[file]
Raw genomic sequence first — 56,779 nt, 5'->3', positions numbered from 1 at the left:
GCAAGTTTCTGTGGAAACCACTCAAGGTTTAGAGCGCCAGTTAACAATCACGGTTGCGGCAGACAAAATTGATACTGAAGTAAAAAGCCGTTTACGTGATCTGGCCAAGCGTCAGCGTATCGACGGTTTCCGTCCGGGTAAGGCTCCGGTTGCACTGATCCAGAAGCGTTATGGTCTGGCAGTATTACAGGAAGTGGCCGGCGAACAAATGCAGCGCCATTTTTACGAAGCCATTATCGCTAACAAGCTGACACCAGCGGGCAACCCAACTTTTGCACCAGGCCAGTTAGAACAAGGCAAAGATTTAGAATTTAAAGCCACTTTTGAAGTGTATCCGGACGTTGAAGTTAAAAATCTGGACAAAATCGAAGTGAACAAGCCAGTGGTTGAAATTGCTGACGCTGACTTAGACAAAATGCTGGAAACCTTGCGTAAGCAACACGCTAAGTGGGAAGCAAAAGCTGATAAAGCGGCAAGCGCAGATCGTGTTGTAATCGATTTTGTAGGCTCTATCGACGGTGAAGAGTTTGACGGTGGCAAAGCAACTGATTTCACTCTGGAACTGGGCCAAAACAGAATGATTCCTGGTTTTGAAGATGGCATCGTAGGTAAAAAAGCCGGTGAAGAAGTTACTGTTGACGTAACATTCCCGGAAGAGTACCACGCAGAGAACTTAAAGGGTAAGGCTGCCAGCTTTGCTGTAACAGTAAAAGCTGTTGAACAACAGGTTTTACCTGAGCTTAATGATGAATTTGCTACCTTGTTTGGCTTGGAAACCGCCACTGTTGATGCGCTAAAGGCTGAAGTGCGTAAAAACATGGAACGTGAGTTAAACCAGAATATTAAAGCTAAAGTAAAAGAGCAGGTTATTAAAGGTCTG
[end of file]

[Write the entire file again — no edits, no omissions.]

Raw genomic sequence first — 56,779 nt, 5'->3', positions numbered from 1 at the left:
GCAAGTTTCTGTGGAAACCACTCAAGGTTTAGAGCGCCAGTTAACAATCACGGTTGCGGCAGACAAAATTGATACTGAAGTAAAAAGCCGTTTACGTGATCTGGCCAAGCGTCAGCGTATCGACGGTTTCCGTCCGGGTAAGGCTCCGGTTGCACTGATCCAGAAGCGTTATGGTCTGGCAGTATTACAGGAAGTGGCCGGCGAACAAATGCAGCGCCATTTTTACGAAGCCATTATCGCTAACAAGCTGACACCAGCGGGCAACCCAACTTTTGCACCAGGCCAGTTAGAACAAGGCAAAGATTTAGAATTTAAAGCCACTTTTGAAGTGTATCCGGACGTTGAAGTTAAAAATCTGGACAAAATCGAAGTGAACAAGCCAGTGGTTGAAATTGCTGACGCTGACTTAGACAAAATGCTGGAAACCTTGCGTAAGCAACACGCTAAGTGGGAAGCAAAAGCTGATAAAGCGGCAAGCGCAGATCGTGTTGTAATCGATTTTGTAGGCTCTATCGACGGTGAAGAGTTTGACGGTGGCAAAGCAACTGATTTCACTCTGGAACTGGGCCAAAACAGAATGATTCCTGGTTTTGAAGATGGCATCGTAGGTAAAAAAGCCGGTGAAGAAGTTACTGTTGACGTAACATTCCCGGAAGAGTACCACGCAGAGAACTTAAAGGGTAAGGCTGCCAGCTTTGCTGTAACAGTAAAAGCTGTTGAACAACAGGTTTTACCTGAGCTTAATGATGAATTTGCTACCTTGTTTGGCTTGGAAACCGCCACTGTTGATGCGCTAAAGGCTGAAGTGCGTAAAAACATGGAACGTGAGTTAAACCAGAATATTAAAGCTAAAGTAAAAGAGCAGGTTATTAAAGGTCTG